Over the last 10 years motorcycles took on an increasing role in my life. Five years into this adventure, my dog of 13 years had died, my daughter had grown away, my fiancee and I blew apart. I tasted increasing doubt in the moral proposition of my work world.
With little else in their way, bikes came more to the fore. Walked up like a malign horse, nuzzled me on the neck. Them big teeth.
“First one’s free” NESBA said. Come for a half-day, free. Sure. What could possibly go wrong? I took that half-day free at the 2006 season’s-end. I’d brought Bessie with me. She was my Beemer.
So. My M.O. is to put much, much, too much, energy into fancies. I study, do pushups, read read read. So I did. I started for real, April of the 2007 season.
J.J. Pearce High School, Dallas, Texas, 1980s. I really did try to be a good drummer. I took lessons. Players shook their heads. Now, I’m okay. Kicked The Doors’ “Soul Kitchen” with my New York hipster in-laws on Memorial Day. Glad I’d ordered the right Bono glasses for the occasion. Talent continues to play hookey.
United States Army, 1990s. I really did try to be a good officer. I read the manuals, got the haircuts, wore the glasses. I took lessons. I got okay at it. Sometimes I was ok plus-plus. Other times, soldiers shook their heads.
The last 17.8 years have been all about the unexpected daughter. For 3 of the aunts and abuelitas in my family, well, their fathers lit out on them. I took lessons. I read the books. I was never late, never absent, never mysterious. I used to be more fun, but there you have it.
Military-Industrial Complex, Washington DC, 2000s. For my day job I’m an engineer. I read the books. I survive in a lowest-appraised-house-on-the-block way. On any given day, I get to trade bathroom stalls with the smart kids. Except for a persistent sense of inadequacy — and the stupid polygraph tests, I consider that okay. It’s a body-shop operation. As long as I’m billing hours by the quarter-hour, I’m a highly-valued employee. Better to hang out with the scary-smarties instead of the low-rider cedar-choppers south of north Dallas.
Mine is a Spanish-Texan family history of bipolarity. Manic-depression, anxiety attacks, self-defeating behaviors, traditionally just shy of self-destructives. Great, grandmother, mother, son, niece. Always the gift to the generation’s first-born. I am true to that history. Although treated, it persists like mosquitos and ticks. It has a goat’s appetite. There are of course the pound-packing meds from The Pez Dispenser, the weekly jaw-jack with The Talkin’ Doc, the occasional stagger, the melts, the shakes.
The manic first hit in the Mojave Desert. Those were the non-stop, never-sleep desert war games. For 2 weeks there were the nights’ interminable light-line missions, the eye-burn of the Night Observation Device AN/PVS-4s, the days’ sandstorms and the kevlar brain bake-sales.
Back in garrison, there was the shower, some sleep, a pot, a pan. Then the midnight. That’s when the markers came out. My cinderblock walls had the world maps hundred-mile-an-hour-taped to them. At 3 am there was the drawing of lines across timezones, the linking of latitudes, the tying of the temperate zones. Come the sun, there was the no-radio, the no-tv, the ever empty answering machine, the bicycle repairs, the tanning of leathers.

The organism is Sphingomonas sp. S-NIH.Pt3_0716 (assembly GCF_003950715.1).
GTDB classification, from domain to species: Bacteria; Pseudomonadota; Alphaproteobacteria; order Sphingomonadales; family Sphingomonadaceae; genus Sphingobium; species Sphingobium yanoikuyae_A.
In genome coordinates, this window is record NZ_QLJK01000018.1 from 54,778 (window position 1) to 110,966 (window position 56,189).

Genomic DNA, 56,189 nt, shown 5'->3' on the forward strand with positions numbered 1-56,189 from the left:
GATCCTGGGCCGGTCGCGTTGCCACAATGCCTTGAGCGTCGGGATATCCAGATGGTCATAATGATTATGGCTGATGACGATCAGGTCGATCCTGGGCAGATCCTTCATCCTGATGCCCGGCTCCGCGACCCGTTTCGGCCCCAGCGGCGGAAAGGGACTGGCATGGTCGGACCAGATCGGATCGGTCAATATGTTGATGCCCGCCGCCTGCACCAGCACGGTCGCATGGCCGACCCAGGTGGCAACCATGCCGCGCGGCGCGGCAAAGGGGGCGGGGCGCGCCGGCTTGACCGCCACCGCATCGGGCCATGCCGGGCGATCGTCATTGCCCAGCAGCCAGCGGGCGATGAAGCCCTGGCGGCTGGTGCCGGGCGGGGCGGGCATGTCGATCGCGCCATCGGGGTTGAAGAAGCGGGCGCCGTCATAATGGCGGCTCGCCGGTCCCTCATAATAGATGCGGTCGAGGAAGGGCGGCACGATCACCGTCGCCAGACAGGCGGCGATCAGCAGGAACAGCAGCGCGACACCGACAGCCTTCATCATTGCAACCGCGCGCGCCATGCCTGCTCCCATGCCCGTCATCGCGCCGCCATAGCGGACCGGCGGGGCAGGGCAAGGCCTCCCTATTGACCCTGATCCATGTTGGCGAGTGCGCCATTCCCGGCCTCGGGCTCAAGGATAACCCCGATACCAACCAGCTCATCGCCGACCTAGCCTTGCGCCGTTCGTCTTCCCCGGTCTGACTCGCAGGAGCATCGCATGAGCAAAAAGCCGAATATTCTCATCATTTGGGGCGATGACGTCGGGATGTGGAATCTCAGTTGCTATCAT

The depression daisy blossomed after my second sabbatical in ShockTrauma, September last year. Three years apart, the first and second, of those sleepy periods. The first one, track, broke the upper part. Eleven days later with 11 broken bones but still ambulatory mostly. The second one 7 months ago, road and it broke my helmet. That was a Monday, on the way to see My Talkin’ Doc, you know to get my mind right. Back to Shock Trauma. Two days and 3 pins in my left hand later I was back on the block. Tuesday came and went — so i hear. Wednesday, too, they claim. Thursday I sort of remember.
Ask anyone who’s known me. Fully 4 out of 5 dentists surveyed would say that:
- “He is volatile, he’s inconsistent.”
- “We don’t know why he always takes the hard way.”
- “He was an okay officer but it didn’t do him any good, never the same after.”
- “He’s very giving.”
- “That dog brought him back.”
- “He did his best.”
- “Of anyone I know, Justin should not be on a bike.”
- “Why the infantry?”
- “He doesn’t give up much … kind of a self-absorbed motherfucker.”
- “When I heard you were having a daughter, I never figured you’d stick around.”
- “I don’t know him anymore.”
- “Hasn’t been the same since the first accident … irritable.”
So, I, too, want to pass as cats. I want to be a ballerina on a bike. I want to be Bob Dylan.
I sought beauty in different places. Writing, brother-ing, father-ing, soldier-ing, leading, mountaineering, coding, and oh yeah, the go-fast.
I watch Formula One auto racing with my rally-driver stepfather. Raikkonen is super-human. Weber is a sucky starter. Schumacher’s a bastard. I fail to see the must-be-there beauty. Not my type of girl I suppose.
Ain’t none of it the knee out there in the unforgiving air.
So is this the end? Am I still in the first phase of grief? Do I not see past the head-injured horizon? My dogs are gone. My daughter is gone. My work is gone. What the fuck?
Any management consultant would suggest one
Sell the leathers, the back protectors, the rib guards, the never-worn brand-new boots. Of course that cracked-up helmet probably won’t fetch much at the yard sale.
What next for the boy?